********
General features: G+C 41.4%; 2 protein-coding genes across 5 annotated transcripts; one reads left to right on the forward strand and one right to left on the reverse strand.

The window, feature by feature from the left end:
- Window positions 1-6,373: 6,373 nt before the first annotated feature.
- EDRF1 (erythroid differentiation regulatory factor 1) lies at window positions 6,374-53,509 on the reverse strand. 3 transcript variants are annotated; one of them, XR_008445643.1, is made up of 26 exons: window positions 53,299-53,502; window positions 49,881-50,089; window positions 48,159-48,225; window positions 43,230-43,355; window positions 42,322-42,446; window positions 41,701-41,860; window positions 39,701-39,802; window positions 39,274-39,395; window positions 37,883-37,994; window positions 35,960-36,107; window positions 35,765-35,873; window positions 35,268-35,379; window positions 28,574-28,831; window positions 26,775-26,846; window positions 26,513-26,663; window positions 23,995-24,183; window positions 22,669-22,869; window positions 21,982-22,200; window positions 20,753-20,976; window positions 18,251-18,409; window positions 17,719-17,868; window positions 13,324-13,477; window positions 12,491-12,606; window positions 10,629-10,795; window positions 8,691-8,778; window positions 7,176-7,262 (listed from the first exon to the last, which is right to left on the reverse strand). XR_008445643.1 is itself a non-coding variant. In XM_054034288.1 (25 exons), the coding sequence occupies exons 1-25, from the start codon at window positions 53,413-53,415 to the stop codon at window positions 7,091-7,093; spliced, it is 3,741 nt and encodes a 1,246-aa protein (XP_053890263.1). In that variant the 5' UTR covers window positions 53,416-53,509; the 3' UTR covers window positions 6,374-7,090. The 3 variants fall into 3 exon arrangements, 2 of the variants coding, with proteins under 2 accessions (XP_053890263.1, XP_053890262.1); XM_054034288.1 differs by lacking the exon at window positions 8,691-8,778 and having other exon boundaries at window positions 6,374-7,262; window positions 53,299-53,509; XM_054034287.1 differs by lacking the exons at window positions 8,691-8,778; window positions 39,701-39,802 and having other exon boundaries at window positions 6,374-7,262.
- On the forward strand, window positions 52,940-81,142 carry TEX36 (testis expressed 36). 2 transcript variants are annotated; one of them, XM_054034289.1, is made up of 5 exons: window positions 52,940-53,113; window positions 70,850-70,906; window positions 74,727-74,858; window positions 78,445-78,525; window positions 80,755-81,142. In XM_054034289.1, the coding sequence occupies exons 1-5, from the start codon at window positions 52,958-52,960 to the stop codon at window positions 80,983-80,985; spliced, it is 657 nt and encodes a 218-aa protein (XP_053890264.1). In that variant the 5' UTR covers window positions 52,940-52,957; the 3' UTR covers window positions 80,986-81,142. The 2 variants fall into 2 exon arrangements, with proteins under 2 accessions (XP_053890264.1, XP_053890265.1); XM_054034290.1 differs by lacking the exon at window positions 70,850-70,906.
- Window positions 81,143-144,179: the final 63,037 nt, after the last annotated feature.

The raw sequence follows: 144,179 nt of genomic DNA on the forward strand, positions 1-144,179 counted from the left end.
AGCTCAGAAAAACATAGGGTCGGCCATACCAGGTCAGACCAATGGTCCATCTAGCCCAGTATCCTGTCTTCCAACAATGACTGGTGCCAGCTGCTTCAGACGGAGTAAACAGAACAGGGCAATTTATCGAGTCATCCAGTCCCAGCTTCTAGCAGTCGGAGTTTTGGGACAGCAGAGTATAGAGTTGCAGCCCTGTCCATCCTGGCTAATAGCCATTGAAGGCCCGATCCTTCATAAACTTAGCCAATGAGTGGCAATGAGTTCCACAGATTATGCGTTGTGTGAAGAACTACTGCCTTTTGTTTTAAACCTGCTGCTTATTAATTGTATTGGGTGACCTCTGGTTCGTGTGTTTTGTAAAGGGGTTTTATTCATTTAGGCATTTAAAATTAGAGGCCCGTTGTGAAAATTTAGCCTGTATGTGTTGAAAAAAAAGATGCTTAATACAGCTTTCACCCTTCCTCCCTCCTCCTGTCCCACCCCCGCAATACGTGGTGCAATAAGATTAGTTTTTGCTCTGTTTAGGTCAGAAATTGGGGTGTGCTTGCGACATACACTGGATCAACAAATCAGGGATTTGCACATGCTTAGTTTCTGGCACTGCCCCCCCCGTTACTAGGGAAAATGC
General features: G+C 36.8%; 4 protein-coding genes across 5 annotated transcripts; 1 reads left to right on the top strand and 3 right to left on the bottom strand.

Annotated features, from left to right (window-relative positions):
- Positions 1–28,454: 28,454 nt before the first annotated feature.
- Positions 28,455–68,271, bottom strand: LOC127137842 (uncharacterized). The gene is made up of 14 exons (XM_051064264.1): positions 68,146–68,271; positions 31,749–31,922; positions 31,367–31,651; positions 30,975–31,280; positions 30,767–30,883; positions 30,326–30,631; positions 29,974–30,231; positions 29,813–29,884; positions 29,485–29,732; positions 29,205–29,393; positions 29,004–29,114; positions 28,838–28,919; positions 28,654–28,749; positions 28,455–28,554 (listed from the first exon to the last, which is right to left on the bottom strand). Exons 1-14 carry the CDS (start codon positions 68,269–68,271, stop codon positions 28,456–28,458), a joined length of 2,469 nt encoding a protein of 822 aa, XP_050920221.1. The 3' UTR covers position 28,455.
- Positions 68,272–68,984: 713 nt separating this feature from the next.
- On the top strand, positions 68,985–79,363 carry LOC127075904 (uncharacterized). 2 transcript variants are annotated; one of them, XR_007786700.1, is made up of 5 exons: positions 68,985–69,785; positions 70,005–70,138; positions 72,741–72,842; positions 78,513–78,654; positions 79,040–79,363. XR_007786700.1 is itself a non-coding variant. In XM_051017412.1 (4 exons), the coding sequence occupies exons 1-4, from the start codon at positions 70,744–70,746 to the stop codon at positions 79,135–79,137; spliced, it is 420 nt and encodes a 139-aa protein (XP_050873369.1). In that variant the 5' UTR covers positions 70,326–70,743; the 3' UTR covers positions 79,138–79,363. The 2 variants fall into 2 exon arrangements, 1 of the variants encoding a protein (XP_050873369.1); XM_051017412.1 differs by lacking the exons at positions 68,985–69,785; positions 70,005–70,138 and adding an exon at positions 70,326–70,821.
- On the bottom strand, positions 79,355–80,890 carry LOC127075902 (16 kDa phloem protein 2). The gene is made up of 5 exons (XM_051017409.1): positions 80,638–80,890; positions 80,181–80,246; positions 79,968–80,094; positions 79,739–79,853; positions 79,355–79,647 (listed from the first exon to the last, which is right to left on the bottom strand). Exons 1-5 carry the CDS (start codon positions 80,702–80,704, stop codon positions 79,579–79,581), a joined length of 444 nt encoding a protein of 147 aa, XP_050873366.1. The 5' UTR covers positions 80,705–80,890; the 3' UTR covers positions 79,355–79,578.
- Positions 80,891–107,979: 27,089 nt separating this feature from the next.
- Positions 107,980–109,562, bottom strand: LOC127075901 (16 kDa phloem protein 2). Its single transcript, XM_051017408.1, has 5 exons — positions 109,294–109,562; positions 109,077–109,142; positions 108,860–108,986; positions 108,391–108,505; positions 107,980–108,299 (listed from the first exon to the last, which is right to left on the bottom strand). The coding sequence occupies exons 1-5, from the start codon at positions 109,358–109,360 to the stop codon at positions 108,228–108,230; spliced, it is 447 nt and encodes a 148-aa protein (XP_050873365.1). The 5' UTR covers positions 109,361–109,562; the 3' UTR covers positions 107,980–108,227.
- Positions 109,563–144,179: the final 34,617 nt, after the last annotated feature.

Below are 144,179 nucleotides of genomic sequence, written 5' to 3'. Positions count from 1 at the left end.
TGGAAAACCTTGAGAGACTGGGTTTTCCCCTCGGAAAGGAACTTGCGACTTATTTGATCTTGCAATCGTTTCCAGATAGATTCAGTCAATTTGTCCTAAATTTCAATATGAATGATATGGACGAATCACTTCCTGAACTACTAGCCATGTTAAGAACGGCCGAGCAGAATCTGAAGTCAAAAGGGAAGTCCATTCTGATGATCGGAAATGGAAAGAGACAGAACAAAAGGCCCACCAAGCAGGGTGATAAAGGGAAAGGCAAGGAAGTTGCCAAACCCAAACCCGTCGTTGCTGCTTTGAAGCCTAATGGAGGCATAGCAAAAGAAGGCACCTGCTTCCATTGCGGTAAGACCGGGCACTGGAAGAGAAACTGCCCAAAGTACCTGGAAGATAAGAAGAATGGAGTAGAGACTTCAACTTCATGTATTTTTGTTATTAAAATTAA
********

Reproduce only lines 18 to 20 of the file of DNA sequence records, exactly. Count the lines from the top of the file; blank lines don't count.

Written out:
- Positions 109,563–144,179: the final 34,617 nt, after the last annotated feature.

Below are 144,179 nucleotides of genomic sequence, written 5' to 3'. Positions count from 1 at the left end.
TGGAAAACCTTGAGAGACTGGGTTTTCCCCTCGGAAAGGAACTTGCGACTTATTTGATCTTGCAATCGTTTCCAGATAGATTCAGTCAATTTGTCCTAAATTTCAATATGAATGATATGGACGAATCACTTCCTGAACTACTAGCCATGTTAAGAACGGCCGAGCAGAATCTGAAGTCAAAAGGGAAGTCCATTCTGATGATCGGAAATGGAAAGAGACAGAACAAAAGGCCCACCAAGCAGGGTGATAAAGGGAAAGGCAAGGAAGTTGCCAAACCCAAACCCGTCGTTGCTGCTTTGAAGCCTAATGGAGGCATAGCAAAAGAAGGCACCTGCTTCCATTGCGGTAAGACCGGGCACTGGAAGAGAAACTGCCCAAAGTACCTGGAAGATAAGAAGAATGGAGTAGAGACTTCAACTTCATGTATTTTTGTTATTAAAATTAA